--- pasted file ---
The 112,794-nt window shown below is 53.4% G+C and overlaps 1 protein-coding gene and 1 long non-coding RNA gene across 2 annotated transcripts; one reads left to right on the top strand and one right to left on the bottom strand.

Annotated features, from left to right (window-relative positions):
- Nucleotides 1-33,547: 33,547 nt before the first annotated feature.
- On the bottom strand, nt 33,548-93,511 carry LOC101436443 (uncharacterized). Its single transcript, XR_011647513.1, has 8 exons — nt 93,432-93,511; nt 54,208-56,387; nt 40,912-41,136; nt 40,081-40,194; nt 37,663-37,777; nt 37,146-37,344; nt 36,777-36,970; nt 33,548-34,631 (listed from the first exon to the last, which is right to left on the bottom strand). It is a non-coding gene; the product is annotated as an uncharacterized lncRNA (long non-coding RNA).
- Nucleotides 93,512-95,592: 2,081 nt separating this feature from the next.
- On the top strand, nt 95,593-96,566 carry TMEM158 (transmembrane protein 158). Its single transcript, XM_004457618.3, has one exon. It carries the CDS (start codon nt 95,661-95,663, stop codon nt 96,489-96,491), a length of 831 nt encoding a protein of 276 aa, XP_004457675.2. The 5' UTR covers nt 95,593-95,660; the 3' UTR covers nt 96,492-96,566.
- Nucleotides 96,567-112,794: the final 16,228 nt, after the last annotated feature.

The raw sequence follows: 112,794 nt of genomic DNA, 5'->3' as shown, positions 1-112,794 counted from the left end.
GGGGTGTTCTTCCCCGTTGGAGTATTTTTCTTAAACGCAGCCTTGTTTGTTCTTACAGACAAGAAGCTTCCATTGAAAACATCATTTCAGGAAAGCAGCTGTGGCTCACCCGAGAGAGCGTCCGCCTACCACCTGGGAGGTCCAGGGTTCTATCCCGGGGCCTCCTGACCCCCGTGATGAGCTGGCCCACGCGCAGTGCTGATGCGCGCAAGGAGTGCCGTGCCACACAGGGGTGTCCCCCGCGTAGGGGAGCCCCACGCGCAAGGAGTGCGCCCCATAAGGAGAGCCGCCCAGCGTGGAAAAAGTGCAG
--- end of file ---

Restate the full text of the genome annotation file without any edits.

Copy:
The 112,794-nt window shown below is 53.4% G+C and overlaps 1 protein-coding gene and 1 long non-coding RNA gene across 2 annotated transcripts; one reads left to right on the top strand and one right to left on the bottom strand.

Annotated features, from left to right (window-relative positions):
- Nucleotides 1-33,547: 33,547 nt before the first annotated feature.
- On the bottom strand, nt 33,548-93,511 carry LOC101436443 (uncharacterized). Its single transcript, XR_011647513.1, has 8 exons — nt 93,432-93,511; nt 54,208-56,387; nt 40,912-41,136; nt 40,081-40,194; nt 37,663-37,777; nt 37,146-37,344; nt 36,777-36,970; nt 33,548-34,631 (listed from the first exon to the last, which is right to left on the bottom strand). It is a non-coding gene; the product is annotated as an uncharacterized lncRNA (long non-coding RNA).
- Nucleotides 93,512-95,592: 2,081 nt separating this feature from the next.
- On the top strand, nt 95,593-96,566 carry TMEM158 (transmembrane protein 158). Its single transcript, XM_004457618.3, has one exon. It carries the CDS (start codon nt 95,661-95,663, stop codon nt 96,489-96,491), a length of 831 nt encoding a protein of 276 aa, XP_004457675.2. The 5' UTR covers nt 95,593-95,660; the 3' UTR covers nt 96,492-96,566.
- Nucleotides 96,567-112,794: the final 16,228 nt, after the last annotated feature.

The raw sequence follows: 112,794 nt of genomic DNA, 5'->3' as shown, positions 1-112,794 counted from the left end.
GGGGTGTTCTTCCCCGTTGGAGTATTTTTCTTAAACGCAGCCTTGTTTGTTCTTACAGACAAGAAGCTTCCATTGAAAACATCATTTCAGGAAAGCAGCTGTGGCTCACCCGAGAGAGCGTCCGCCTACCACCTGGGAGGTCCAGGGTTCTATCCCGGGGCCTCCTGACCCCCGTGATGAGCTGGCCCACGCGCAGTGCTGATGCGCGCAAGGAGTGCCGTGCCACACAGGGGTGTCCCCCGCGTAGGGGAGCCCCACGCGCAAGGAGTGCGCCCCATAAGGAGAGCCGCCCAGCGTGGAAAAAGTGCAG